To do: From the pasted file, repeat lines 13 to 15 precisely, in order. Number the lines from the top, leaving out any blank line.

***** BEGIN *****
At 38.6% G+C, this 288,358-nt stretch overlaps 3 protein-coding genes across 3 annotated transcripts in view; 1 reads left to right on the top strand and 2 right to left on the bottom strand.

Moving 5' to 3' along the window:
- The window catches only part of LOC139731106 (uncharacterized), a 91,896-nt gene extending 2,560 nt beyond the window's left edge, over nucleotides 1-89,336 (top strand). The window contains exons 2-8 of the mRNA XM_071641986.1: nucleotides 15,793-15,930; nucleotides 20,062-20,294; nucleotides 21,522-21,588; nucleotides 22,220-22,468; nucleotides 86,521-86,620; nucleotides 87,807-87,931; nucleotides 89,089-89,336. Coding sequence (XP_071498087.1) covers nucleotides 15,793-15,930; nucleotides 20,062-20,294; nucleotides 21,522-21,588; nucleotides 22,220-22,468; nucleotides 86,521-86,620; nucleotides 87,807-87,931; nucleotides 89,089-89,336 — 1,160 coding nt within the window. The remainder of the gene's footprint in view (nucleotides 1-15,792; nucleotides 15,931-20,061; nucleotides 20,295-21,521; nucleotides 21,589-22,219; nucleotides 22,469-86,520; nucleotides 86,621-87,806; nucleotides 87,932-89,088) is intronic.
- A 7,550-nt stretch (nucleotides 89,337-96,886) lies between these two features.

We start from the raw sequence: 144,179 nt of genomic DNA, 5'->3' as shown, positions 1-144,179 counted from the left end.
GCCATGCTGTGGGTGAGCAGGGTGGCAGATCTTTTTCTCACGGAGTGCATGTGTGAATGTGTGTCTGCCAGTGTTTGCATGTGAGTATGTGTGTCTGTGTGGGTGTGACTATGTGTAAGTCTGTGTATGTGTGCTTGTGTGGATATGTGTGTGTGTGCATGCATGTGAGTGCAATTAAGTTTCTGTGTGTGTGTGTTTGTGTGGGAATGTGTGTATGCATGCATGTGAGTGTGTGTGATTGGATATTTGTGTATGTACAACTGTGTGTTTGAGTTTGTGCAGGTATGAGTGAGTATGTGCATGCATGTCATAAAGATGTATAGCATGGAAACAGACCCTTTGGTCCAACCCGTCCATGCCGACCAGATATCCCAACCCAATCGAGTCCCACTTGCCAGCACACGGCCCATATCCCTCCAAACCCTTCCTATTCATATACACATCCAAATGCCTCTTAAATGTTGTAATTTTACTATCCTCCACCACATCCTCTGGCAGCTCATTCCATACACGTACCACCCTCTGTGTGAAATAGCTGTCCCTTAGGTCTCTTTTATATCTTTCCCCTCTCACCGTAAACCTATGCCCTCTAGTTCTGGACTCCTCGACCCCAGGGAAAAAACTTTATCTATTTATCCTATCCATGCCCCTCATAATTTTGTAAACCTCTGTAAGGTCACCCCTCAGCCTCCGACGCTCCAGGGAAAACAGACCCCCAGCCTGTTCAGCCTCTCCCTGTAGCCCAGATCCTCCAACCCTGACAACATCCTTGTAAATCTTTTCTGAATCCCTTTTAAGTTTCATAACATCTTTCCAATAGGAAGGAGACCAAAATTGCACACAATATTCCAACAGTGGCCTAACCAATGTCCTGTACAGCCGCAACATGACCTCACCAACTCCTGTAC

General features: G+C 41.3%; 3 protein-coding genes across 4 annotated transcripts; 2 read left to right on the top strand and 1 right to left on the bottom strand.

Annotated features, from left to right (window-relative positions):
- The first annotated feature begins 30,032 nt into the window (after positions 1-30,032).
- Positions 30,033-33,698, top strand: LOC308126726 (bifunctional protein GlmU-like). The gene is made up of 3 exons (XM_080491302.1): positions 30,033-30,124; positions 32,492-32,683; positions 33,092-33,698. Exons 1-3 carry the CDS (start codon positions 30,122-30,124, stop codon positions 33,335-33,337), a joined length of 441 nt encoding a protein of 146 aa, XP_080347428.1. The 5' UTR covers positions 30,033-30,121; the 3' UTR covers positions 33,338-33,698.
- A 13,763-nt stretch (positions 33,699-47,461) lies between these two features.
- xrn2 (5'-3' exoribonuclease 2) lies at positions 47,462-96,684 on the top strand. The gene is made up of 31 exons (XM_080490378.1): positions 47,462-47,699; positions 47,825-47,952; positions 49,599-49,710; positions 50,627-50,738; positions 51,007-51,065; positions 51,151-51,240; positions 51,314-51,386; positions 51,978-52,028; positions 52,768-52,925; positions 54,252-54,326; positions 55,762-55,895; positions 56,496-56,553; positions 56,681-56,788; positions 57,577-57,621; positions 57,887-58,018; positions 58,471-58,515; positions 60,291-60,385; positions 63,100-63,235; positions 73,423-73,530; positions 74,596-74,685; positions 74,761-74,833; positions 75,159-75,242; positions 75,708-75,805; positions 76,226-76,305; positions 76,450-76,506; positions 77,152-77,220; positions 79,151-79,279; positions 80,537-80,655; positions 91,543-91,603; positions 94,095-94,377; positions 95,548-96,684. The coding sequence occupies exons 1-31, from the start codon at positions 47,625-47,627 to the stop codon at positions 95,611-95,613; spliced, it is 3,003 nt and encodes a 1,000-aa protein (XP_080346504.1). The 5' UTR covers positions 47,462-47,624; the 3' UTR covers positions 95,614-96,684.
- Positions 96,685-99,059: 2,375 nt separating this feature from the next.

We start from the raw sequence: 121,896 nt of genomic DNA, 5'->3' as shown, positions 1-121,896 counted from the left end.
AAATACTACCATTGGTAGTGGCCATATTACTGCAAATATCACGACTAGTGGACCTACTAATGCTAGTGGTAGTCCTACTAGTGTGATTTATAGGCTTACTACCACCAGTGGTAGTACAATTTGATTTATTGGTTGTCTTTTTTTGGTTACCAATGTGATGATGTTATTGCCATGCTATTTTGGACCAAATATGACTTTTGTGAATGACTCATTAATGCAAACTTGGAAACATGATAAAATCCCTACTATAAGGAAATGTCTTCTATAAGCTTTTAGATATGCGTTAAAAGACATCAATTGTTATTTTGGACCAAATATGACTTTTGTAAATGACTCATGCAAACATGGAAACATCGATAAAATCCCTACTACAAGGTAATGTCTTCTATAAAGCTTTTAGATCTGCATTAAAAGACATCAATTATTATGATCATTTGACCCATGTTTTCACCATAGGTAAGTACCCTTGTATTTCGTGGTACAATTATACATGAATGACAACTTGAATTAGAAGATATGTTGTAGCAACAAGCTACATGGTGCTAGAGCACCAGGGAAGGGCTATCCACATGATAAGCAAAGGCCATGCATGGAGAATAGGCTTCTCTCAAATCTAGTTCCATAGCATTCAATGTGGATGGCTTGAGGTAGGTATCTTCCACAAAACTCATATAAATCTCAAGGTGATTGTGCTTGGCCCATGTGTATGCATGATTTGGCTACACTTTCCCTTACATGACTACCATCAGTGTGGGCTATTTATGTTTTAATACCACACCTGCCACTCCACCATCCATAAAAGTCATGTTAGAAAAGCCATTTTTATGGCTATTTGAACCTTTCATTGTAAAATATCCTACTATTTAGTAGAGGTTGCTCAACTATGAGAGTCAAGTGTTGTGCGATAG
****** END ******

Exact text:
- Positions 96,685-99,059: 2,375 nt separating this feature from the next.

We start from the raw sequence: 121,896 nt of genomic DNA, 5'->3' as shown, positions 1-121,896 counted from the left end.
AAATACTACCATTGGTAGTGGCCATATTACTGCAAATATCACGACTAGTGGACCTACTAATGCTAGTGGTAGTCCTACTAGTGTGATTTATAGGCTTACTACCACCAGTGGTAGTACAATTTGATTTATTGGTTGTCTTTTTTTGGTTACCAATGTGATGATGTTATTGCCATGCTATTTTGGACCAAATATGACTTTTGTGAATGACTCATTAATGCAAACTTGGAAACATGATAAAATCCCTACTATAAGGAAATGTCTTCTATAAGCTTTTAGATATGCGTTAAAAGACATCAATTGTTATTTTGGACCAAATATGACTTTTGTAAATGACTCATGCAAACATGGAAACATCGATAAAATCCCTACTACAAGGTAATGTCTTCTATAAAGCTTTTAGATCTGCATTAAAAGACATCAATTATTATGATCATTTGACCCATGTTTTCACCATAGGTAAGTACCCTTGTATTTCGTGGTACAATTATACATGAATGACAACTTGAATTAGAAGATATGTTGTAGCAACAAGCTACATGGTGCTAGAGCACCAGGGAAGGGCTATCCACATGATAAGCAAAGGCCATGCATGGAGAATAGGCTTCTCTCAAATCTAGTTCCATAGCATTCAATGTGGATGGCTTGAGGTAGGTATCTTCCACAAAACTCATATAAATCTCAAGGTGATTGTGCTTGGCCCATGTGTATGCATGATTTGGCTACACTTTCCCTTACATGACTACCATCAGTGTGGGCTATTTATGTTTTAATACCACACCTGCCACTCCACCATCCATAAAAGTCATGTTAGAAAAGCCATTTTTATGGCTATTTGAACCTTTCATTGTAAAATATCCTACTATTTAGTAGAGGTTGCTCAACTATGAGAGTCAAGTGTTGTGCGATAG